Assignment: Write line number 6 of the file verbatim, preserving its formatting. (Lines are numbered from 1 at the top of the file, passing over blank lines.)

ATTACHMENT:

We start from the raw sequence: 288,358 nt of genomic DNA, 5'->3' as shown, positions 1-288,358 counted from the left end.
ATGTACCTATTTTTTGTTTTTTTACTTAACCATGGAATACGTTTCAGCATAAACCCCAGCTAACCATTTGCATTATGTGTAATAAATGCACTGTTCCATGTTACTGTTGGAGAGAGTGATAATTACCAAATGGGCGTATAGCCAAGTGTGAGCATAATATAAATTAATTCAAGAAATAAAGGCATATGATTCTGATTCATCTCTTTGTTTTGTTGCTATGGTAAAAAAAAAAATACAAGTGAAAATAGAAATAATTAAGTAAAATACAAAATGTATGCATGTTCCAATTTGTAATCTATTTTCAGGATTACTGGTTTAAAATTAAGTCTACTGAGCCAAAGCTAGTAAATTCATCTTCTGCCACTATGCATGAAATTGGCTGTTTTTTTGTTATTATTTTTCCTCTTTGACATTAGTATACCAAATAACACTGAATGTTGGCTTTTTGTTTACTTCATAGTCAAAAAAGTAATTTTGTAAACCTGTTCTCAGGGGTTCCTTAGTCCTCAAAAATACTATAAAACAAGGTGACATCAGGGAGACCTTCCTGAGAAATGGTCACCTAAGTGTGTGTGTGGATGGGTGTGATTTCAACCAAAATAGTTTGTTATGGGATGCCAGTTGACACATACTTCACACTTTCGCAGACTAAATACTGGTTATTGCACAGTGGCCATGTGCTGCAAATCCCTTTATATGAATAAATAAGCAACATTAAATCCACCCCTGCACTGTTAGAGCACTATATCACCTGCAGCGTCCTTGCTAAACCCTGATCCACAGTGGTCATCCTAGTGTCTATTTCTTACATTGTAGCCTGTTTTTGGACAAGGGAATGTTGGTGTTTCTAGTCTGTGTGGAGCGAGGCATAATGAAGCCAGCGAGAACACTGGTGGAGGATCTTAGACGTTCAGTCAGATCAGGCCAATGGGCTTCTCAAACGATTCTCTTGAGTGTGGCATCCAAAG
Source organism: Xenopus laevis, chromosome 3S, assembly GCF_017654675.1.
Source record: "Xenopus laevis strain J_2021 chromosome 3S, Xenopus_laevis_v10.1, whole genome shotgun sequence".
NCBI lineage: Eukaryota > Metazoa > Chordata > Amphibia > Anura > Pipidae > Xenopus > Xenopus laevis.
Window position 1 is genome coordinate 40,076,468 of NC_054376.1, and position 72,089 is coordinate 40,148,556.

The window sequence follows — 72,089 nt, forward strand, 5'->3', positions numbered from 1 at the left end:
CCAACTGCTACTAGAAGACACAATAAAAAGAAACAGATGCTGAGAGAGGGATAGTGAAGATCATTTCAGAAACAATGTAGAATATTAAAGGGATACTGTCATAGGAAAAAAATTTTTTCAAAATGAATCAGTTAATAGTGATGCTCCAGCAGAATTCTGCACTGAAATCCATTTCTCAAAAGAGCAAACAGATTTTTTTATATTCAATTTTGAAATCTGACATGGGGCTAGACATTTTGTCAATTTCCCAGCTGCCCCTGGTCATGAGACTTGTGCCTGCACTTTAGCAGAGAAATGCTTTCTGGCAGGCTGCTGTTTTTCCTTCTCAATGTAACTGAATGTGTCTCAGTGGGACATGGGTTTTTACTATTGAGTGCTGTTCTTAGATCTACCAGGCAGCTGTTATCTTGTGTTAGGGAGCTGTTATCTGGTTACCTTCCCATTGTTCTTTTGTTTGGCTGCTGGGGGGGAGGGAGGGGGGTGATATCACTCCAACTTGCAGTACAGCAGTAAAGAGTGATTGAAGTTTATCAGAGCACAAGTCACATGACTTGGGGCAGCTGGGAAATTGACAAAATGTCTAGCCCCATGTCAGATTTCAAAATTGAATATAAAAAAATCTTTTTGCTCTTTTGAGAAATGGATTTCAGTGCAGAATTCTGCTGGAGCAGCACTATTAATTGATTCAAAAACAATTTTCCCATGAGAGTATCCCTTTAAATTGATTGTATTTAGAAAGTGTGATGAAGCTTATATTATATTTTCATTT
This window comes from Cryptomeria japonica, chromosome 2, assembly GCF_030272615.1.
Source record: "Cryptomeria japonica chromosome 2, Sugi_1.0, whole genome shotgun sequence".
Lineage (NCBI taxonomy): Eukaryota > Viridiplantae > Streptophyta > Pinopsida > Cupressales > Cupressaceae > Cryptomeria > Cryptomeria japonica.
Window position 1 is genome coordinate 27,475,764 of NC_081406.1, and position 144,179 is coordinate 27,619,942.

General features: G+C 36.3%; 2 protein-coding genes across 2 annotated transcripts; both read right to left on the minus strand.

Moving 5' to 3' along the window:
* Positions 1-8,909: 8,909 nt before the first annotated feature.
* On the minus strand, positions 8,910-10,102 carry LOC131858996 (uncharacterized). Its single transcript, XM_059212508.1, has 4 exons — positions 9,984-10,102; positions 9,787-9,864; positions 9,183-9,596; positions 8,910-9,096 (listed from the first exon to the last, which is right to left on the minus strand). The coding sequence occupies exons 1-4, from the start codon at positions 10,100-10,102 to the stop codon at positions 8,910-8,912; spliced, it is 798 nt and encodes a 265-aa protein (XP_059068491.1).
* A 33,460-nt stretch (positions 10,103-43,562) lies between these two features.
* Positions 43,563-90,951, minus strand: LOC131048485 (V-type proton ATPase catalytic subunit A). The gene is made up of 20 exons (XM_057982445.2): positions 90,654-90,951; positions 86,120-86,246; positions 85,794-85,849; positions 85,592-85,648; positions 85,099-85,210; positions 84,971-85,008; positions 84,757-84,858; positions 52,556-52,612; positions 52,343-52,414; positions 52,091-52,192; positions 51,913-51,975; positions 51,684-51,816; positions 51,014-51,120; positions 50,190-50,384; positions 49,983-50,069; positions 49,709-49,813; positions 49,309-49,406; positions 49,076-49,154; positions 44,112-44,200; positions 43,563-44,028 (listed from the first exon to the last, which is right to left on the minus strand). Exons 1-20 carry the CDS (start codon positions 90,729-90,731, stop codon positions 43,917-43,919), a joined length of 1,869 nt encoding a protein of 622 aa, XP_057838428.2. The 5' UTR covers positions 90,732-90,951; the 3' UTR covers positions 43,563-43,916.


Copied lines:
Window position 1 is genome coordinate 40,076,468 of NC_054376.1, and position 72,089 is coordinate 40,148,556.